Axum (Aksum) is the capital city of ancient and holy Ethiopia. Today, Axum is located in the northeastern portion of what is now Ethiopia, on the horn of Africa.
Axum was a powerful, urban Iron Age Kingdom in Ethiopia, which flourished in the centuries before and after the time of Christ. Apart from being the home of the Queen of Sheba, whose palace and throne remains can be seen today, one of the churches in Axum, according to legend, also claims to contain the the Biblical Ark of the Covenant in which lie the Tablets of Law upon which the Ten Commandments are inscribed which have been under the protection of Coptic monks ever since at The 16th century Cathedral of St. Mary of Zion.
The Cathedral is the repository of the crowns of some of Ethiopia’s former emperors. The Ethiopian Orthodox Church claims that the Ark was brought to the region by Menelik I on his way back from a meeting with King Solomon, his father. Menelik is believed to be the son of the Queen of Sheba.
The Ark is watched over by a guardian who is appointed for life. None but the guardian may view the Ark, and the guardian may never leave the chapel where the Ark is held.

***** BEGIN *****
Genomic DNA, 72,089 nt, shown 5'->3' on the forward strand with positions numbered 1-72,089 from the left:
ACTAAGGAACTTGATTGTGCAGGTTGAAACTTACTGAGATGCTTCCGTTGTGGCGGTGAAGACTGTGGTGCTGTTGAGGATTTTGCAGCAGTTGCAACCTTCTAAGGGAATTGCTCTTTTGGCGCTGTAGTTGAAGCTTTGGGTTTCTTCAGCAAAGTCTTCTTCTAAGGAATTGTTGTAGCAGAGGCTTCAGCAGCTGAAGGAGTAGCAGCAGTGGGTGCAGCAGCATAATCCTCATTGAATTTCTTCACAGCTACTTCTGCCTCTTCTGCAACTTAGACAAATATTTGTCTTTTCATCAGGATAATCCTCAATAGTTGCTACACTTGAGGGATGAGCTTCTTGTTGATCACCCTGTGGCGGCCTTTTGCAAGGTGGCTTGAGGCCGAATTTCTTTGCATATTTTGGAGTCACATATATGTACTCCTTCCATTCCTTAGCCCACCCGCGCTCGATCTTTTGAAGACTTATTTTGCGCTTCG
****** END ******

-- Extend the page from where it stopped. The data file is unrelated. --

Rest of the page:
As far back as 1000 B.C. Axum was the capital of the ancient the kingdom of Axum which included most of the Red Sea area of present-day Yemen, Ethiopia, Sudan, Djibouti, and Eritrea. In its heyday, its region of influence included both sides of the Red Sea.
Aksum shows its long history in its monumental architecture. Part buried, however, but also part exposed, the extensive traces of noble buildings with large stone foundations are found there side by side with the ruins of even more impressive structures: temples, fortresses, and rich palaces. Many of the oldest relics of Axum suggest an idolatrous veneration of celestial deities.
The most notable, carved from single pieces of solid granite, take the form of towering obelisks. Several are more than 500 tones in weight and stand twenty meters high.
One group of these undecorated prehistoric monuments stands on the Gondar road, about a kilometer outside Axum, close to the remains of a massive building with finely-mortared stone walls, deep foundations and an impressive throne room, said to be the Queen of Sheba’s palace.
The obelisks are said to depict the dead rulers’ palaces, their tombs lay beneath, and were the stairways to heaven for the kings of Aksum.
According to the guides and the guidebooks only a small portion of Axum has been excavated and there are tons of sites that are waiting exploration.
The largest number lie in the Northern Stelae Park, ranging up to the 33-metre Great Stele, believed to have fallen and broken during construction. The tallest standing is the 24-metre King Ezana’s Stele.
Another stele 24.6 metres high was removed by the Italian army was returned to Ethiopia in 2005 and reinstalled in 2008.
Aksum also contains the historic site of the Queen of Sheba’s Bath, said to date back to when the Queen of Sheba lived in Aksum, although in reality the bath is a natural reservoir.